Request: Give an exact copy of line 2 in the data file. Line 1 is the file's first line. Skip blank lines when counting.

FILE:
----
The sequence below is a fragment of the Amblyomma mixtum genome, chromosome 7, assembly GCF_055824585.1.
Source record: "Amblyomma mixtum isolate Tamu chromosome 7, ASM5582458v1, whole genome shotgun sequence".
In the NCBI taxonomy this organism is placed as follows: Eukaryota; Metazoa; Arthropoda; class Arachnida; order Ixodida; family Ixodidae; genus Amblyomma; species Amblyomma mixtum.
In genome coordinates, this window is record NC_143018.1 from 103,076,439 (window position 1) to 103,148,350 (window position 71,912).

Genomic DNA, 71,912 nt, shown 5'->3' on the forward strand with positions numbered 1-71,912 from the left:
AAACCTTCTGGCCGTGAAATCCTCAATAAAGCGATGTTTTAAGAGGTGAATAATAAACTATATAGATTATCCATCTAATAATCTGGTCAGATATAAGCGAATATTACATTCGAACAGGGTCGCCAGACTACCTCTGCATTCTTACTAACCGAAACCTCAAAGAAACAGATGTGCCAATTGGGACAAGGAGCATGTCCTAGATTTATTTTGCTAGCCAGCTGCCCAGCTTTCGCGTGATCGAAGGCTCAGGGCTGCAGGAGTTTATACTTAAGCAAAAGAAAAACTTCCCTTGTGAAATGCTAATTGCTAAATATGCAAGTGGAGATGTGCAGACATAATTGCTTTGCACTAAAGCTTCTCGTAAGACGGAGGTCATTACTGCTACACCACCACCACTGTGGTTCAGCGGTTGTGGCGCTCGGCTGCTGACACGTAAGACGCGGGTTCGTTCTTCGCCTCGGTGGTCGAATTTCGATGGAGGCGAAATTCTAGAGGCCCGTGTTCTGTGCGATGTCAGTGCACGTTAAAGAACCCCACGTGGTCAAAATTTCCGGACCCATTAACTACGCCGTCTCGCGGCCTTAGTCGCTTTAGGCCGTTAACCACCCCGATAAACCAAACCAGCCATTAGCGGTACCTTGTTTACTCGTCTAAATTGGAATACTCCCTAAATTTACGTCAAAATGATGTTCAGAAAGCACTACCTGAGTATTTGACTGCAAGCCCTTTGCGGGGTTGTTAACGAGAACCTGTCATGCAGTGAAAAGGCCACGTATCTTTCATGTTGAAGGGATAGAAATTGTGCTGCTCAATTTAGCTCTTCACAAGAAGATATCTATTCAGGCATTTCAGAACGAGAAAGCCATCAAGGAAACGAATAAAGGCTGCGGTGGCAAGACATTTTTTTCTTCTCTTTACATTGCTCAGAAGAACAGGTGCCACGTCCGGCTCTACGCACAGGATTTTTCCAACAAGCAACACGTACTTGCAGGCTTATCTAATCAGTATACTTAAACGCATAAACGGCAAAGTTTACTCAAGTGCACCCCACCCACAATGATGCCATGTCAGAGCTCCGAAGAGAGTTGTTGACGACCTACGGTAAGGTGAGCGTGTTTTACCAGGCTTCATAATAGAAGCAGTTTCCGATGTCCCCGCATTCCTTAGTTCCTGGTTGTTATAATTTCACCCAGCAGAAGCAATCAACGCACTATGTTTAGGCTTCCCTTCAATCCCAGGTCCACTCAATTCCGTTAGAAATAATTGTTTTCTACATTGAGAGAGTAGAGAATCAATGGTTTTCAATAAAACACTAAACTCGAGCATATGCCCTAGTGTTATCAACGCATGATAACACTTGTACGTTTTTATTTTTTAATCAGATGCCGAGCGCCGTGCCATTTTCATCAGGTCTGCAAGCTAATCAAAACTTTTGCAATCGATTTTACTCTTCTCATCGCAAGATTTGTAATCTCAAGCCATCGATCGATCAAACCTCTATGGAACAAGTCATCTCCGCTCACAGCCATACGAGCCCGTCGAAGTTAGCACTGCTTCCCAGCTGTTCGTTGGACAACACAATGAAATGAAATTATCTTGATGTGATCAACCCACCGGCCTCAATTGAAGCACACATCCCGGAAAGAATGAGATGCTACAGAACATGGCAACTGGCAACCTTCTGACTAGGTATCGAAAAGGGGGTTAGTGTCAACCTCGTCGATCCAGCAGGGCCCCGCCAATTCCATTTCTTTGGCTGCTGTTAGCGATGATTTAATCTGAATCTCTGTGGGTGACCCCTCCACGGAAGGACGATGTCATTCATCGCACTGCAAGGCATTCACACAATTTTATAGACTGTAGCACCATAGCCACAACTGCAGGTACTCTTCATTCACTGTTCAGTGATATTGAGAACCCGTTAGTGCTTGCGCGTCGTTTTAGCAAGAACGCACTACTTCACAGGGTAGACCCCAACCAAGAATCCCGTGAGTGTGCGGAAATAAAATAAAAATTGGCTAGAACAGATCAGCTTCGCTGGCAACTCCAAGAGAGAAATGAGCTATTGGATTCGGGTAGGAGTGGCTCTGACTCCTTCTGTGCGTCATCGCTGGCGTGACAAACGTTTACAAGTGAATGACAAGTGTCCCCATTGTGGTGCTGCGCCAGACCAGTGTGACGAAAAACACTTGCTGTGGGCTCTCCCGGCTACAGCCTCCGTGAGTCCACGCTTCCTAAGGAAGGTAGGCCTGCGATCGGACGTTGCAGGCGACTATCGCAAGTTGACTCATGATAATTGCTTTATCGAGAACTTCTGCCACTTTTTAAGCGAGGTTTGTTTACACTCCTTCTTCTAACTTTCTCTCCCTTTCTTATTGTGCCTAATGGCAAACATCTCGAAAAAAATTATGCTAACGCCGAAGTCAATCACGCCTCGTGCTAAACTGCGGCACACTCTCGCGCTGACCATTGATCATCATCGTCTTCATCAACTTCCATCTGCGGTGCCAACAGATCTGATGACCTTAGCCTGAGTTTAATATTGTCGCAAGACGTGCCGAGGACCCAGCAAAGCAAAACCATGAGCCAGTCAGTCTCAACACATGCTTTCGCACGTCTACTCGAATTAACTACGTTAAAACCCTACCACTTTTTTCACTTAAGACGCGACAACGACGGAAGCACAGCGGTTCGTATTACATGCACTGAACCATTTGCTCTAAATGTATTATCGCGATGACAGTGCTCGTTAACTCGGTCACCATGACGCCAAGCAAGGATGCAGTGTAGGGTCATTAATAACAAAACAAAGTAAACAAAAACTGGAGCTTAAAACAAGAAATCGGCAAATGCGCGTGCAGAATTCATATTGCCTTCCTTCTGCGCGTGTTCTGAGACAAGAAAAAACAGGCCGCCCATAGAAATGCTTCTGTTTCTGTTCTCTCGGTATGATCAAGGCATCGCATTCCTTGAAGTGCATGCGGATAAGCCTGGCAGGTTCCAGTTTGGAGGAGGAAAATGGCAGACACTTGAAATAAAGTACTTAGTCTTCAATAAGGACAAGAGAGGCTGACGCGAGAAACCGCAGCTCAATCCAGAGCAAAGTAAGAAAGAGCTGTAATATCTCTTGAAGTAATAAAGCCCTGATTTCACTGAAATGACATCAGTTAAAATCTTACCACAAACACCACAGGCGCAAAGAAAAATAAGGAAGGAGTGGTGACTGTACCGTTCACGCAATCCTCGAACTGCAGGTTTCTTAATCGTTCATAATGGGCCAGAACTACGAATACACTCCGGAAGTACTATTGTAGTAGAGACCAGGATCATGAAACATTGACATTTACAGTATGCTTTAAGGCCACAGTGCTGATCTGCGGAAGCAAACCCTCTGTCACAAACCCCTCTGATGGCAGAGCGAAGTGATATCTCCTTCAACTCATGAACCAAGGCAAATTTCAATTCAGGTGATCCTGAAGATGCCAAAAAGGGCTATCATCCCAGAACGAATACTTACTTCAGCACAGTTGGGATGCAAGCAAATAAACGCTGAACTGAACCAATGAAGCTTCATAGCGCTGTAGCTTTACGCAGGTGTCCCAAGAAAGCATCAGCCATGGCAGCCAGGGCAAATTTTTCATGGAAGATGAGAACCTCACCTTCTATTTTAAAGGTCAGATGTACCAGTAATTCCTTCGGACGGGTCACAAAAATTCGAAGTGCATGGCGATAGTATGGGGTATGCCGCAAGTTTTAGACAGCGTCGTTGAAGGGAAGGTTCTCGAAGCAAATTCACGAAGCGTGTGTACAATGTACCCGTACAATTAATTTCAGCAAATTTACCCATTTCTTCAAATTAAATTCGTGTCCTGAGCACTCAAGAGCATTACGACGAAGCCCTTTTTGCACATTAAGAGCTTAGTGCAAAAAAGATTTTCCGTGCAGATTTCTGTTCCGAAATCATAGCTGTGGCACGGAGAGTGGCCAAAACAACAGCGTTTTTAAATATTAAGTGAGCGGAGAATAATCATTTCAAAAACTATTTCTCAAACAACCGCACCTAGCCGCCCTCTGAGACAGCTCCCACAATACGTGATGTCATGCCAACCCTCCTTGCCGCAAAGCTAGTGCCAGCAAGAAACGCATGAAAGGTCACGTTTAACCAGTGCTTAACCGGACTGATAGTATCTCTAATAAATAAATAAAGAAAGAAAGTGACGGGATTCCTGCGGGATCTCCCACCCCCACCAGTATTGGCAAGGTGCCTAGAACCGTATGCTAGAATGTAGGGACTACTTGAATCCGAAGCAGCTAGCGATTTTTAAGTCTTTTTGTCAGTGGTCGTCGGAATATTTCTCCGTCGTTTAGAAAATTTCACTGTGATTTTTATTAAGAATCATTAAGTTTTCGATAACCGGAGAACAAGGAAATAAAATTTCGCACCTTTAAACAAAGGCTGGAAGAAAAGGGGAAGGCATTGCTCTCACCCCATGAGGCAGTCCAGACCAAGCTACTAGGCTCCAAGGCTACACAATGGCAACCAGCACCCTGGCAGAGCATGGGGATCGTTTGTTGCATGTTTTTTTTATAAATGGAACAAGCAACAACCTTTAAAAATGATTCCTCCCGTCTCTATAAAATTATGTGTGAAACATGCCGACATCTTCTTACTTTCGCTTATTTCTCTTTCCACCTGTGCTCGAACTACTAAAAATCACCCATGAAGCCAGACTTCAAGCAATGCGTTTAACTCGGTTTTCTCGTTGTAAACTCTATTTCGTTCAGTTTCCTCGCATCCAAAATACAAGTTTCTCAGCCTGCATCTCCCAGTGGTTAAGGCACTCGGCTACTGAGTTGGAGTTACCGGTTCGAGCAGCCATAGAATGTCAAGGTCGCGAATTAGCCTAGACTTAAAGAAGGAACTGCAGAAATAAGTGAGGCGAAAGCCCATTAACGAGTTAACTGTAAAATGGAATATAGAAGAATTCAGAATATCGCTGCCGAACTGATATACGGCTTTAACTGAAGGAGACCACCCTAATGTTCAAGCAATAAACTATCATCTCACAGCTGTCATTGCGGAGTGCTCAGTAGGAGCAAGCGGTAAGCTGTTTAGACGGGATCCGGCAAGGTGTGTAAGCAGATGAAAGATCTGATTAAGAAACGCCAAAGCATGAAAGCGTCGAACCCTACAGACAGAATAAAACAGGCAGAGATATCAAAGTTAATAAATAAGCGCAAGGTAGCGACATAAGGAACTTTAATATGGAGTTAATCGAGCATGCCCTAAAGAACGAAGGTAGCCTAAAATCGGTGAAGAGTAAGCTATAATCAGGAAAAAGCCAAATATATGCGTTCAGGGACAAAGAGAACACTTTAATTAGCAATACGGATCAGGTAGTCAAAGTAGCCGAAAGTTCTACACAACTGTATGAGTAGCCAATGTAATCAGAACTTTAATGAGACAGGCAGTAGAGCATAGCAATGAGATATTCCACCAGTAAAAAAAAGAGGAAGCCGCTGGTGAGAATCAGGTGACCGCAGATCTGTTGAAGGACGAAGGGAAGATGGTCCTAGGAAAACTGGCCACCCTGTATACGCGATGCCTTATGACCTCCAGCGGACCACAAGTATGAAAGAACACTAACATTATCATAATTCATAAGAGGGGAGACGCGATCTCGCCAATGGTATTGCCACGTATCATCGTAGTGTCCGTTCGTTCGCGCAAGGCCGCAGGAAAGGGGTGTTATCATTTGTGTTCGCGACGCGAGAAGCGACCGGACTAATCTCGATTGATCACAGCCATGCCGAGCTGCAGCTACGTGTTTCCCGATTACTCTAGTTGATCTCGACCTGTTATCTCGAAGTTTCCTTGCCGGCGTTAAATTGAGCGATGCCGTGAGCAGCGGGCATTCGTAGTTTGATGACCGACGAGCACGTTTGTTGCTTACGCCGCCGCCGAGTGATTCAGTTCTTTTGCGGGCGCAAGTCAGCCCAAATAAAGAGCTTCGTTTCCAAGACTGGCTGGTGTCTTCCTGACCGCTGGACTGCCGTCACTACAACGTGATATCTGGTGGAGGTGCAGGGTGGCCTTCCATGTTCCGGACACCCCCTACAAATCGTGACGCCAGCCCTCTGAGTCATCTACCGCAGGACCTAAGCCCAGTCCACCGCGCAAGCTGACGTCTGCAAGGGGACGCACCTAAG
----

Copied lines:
Source record: "Amblyomma mixtum isolate Tamu chromosome 7, ASM5582458v1, whole genome shotgun sequence".